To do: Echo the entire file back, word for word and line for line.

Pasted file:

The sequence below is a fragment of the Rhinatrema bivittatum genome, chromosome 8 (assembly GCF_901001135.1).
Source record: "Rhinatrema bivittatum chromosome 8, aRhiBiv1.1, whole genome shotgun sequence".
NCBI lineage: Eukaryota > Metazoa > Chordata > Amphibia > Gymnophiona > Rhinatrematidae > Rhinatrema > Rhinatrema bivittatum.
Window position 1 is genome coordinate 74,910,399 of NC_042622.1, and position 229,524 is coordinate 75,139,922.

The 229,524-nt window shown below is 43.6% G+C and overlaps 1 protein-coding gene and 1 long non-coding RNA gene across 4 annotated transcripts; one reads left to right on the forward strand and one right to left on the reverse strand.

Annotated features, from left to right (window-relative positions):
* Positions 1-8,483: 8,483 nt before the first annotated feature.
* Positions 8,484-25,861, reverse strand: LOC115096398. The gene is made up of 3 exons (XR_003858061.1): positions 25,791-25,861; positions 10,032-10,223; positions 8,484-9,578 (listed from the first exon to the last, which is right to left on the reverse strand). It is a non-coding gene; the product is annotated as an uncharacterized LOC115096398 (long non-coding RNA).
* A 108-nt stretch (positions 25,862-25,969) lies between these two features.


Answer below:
The sequence below is a fragment of the Rhinatrema bivittatum genome, chromosome 8 (assembly GCF_901001135.1).
Source record: "Rhinatrema bivittatum chromosome 8, aRhiBiv1.1, whole genome shotgun sequence".
NCBI lineage: Eukaryota > Metazoa > Chordata > Amphibia > Gymnophiona > Rhinatrematidae > Rhinatrema > Rhinatrema bivittatum.
Window position 1 is genome coordinate 74,910,399 of NC_042622.1, and position 229,524 is coordinate 75,139,922.

The 229,524-nt window shown below is 43.6% G+C and overlaps 1 protein-coding gene and 1 long non-coding RNA gene across 4 annotated transcripts; one reads left to right on the forward strand and one right to left on the reverse strand.

Annotated features, from left to right (window-relative positions):
* Positions 1-8,483: 8,483 nt before the first annotated feature.
* Positions 8,484-25,861, reverse strand: LOC115096398. The gene is made up of 3 exons (XR_003858061.1): positions 25,791-25,861; positions 10,032-10,223; positions 8,484-9,578 (listed from the first exon to the last, which is right to left on the reverse strand). It is a non-coding gene; the product is annotated as an uncharacterized LOC115096398 (long non-coding RNA).
* A 108-nt stretch (positions 25,862-25,969) lies between these two features.